"I found it. It was lying on top of the sands," the boy replied nervously. "The king was nowhere to be found but if the royal Cobrall has been lost, then..."

      The Kyrii looked more intensely at the crown and bit his lip. As much as he hated his father and his insane obsession with the old Empire, he knew he would have needed him now. Even he would not have ignored his own kingdom in such a crisis. He might have known what to do. He always said he knew and right now, Jazan wanted to believe it. As such, the responsibility of managing Qasala fell to an inexperienced and unsure Kyrii.

      He took a deep breath and put the crown on his head. The Cobrall now gazed over the ruined city with him, as an ally and not as a judge. There were no long speeches by officials or fanfare. The only ones watching him were the boy, the old Acara and Hathim. King Jazan came to power quietly and humbly.

      Hathim nudged his shoulder, a faint look of congratulation on his face. Jazan nodded solemnly to him and looked over the city once more.

      "I have a lot of work to do," he said. The boy grinned happily but the Acara showed no emotions. Hathim walked up to him, still wearing that eternal smile.

      "And I'll be with you," the Uni said gently. Jazan looked back at him. It was impossible to stay sad around Hathim.

      They began to prepare for their long absence.


      Both Hathim and Jazan toiled to bring some order to the ruins of Qasala and to prepare for their eventual departure. For the newly-crowned king, the onset of the curse was a test of his strength. He felt the need to take charge of everything, from rescue to rudimentary rebuilding. Every day the Uni looked into his friend's face and saw his eyes dim with the weight of responsibility. Jazan refused to back away from any of the problems, trying to give the impression that he was oblivious to exhaustion. Hathim knew better. Neither of them dared to speak of it as they worked, as if one word would shatter the illusion. Yet the Uni kept close to Jazan, silently reassuring him and hoping that he was giving the prince some strength.

      To look after the city during his travels, Jazan set up a council consisting of some of the most trustworthy dignitaries. Some of them suggested to him that he send somebody else to hunt for the answer to this curse but the Kyrii refused without ever giving them a proper answer as to why. Many grumbled but they would not dare disobey their new king, fearing him to be as wrathful as the old one. Secretly, some of them were glad to still keep their power after such a great upheaval.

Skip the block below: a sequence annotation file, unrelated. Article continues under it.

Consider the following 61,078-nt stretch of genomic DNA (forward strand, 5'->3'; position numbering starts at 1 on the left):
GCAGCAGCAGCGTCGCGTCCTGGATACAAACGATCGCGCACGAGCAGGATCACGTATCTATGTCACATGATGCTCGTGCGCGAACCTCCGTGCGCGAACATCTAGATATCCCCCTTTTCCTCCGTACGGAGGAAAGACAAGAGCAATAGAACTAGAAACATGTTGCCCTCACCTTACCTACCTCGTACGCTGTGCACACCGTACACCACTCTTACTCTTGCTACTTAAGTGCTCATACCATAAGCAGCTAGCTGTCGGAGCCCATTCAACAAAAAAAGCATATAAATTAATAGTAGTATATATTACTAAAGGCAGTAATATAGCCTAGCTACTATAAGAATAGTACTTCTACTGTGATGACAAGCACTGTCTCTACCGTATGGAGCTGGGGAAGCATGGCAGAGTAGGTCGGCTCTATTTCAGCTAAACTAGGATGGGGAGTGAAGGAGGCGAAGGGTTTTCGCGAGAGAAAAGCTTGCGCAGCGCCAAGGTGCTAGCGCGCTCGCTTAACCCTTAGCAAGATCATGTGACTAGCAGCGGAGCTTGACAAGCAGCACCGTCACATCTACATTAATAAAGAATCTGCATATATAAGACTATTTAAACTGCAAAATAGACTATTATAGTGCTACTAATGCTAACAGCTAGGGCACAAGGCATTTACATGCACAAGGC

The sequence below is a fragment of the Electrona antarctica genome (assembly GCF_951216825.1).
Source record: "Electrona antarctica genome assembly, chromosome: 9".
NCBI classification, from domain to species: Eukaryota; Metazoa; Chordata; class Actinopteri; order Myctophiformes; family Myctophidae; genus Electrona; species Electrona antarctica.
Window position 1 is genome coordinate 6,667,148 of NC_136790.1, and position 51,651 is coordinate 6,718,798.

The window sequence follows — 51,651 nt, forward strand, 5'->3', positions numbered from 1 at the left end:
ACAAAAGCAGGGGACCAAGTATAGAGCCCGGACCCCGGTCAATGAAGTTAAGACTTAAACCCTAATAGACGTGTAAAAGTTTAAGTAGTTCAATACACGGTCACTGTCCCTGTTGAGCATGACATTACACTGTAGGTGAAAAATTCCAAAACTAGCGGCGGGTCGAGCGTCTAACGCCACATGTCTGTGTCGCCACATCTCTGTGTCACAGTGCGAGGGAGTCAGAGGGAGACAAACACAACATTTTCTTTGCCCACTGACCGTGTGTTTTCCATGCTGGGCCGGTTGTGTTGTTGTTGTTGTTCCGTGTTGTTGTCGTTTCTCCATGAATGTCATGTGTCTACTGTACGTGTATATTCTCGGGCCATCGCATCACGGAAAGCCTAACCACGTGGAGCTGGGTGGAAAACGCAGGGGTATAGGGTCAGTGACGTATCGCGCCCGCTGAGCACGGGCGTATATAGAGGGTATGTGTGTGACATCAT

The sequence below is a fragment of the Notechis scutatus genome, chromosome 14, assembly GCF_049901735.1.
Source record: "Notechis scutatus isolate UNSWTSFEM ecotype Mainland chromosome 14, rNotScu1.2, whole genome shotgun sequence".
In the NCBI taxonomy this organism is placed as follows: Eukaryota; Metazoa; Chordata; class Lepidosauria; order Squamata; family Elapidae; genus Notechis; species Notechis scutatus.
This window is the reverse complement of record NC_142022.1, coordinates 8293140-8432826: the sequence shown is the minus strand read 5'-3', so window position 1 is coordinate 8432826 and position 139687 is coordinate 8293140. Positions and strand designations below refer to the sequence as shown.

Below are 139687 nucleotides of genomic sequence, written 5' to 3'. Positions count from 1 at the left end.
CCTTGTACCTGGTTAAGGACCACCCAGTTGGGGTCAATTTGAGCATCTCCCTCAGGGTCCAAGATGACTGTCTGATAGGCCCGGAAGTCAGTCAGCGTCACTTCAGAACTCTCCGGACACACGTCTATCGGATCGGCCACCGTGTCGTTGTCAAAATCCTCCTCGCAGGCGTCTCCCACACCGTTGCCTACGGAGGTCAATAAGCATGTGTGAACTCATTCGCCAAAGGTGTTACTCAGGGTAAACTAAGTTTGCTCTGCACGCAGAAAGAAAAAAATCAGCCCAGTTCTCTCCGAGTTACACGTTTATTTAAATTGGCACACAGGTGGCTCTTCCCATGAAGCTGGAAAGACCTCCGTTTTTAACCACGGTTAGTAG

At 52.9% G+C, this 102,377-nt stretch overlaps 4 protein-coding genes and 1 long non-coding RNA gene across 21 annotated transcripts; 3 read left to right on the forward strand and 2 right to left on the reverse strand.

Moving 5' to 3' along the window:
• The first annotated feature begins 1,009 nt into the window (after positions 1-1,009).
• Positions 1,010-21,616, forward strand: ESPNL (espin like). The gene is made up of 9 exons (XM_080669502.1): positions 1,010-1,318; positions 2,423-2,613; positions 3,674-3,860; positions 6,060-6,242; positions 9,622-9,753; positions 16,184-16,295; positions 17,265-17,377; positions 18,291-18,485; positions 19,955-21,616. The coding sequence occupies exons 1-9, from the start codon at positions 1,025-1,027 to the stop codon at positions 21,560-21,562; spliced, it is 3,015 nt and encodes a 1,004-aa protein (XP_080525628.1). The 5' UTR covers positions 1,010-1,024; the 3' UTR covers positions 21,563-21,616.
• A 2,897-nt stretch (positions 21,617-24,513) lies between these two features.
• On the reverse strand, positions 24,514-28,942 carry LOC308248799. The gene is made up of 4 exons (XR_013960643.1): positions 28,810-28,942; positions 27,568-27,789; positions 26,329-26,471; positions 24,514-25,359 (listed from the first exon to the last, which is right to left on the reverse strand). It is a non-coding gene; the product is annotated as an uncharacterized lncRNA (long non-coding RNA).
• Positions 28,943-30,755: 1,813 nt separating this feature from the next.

At last things were finally settled down enough for Hathim and Jazan to leave for Sakhmet. Despite the council's wish to send them off with a ceremony, the Kyrii declined. He chose instead to leave quietly so that he did not have to make any promises to the people that he might not be able to keep.

     The night that they left was full of stars that lingered in the sky like undying embers. Hathim, with Jazan upon his back, walked through the sand towards what was once the main gate. It was shimmering a little and guiding them to the open desert and the real, living world. Occasionally Hathim's hoof hit stone with a clunk which caused Jazan to sit up in the saddle. No matter how much he did it though, his eyes never lost their glazed look. He was thinking about the future.

     "King Jazan! Hathim!" a voice broke through the stillness of the city as they reached the gate. Both the Uni's and Jazan's head whipped around to the source. It was the young boy who found the Qasalan crown. He was running towards them but this time, he seemed much lighter on his feet. There was a glint of metal in his paw.

     "What are you doing here?" Jazan asked. Though he did not show it, he was glad that this strange young Gelert was here. The boy had a way of calming things down without really doing anything.

     "I heard you going through the street and well, I...I wanted to give you something... for the journey," the boy said quietly, as if he was afraid that he had done something wrong. He held out his paw from which dangled a small amulet in the shape of a flame. A faintly glowing ruby was nestled within the gold. The warmth it emitted seemed to dispel the cold night air.

     "Nuria's amulet? How come you have that?" Jazan asked.

     "It doesn't matter. Please, just take it... to protect and help you on your journey," the Gelert said, managing to sound both timid and insistent at the same time.

     "Don't worry about us. We'll only be travelling as far as Sakhmet, no?" Hathim whispered reassuringly. The Gelert boy bit his lip and only looked at the Uni with saddened eyes. But he kept holding out the amulet, silently urging them to take it.

     "Like Hathim said, don't worry. We'll get through all this," Jazan said with a small smile on his face. He reached out towards the boy and lifted the amulet up, tying it around his neck and tucking it into his robe. The Gelert put his paws behind his back and smiled gratefully. Without any further hesitation, Hathim sped through the main gate and out into the mountainous dunes. The boy kept watching them even as they were hidden by the blackness of the night.

      "You don't know what you're up against."

To be continued...

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Other Episodes

» The Fate of Dust and Fire: Part One
» The Fate of Dust and Fire: Part Two
» The Fate of Dust and Fire: Part Four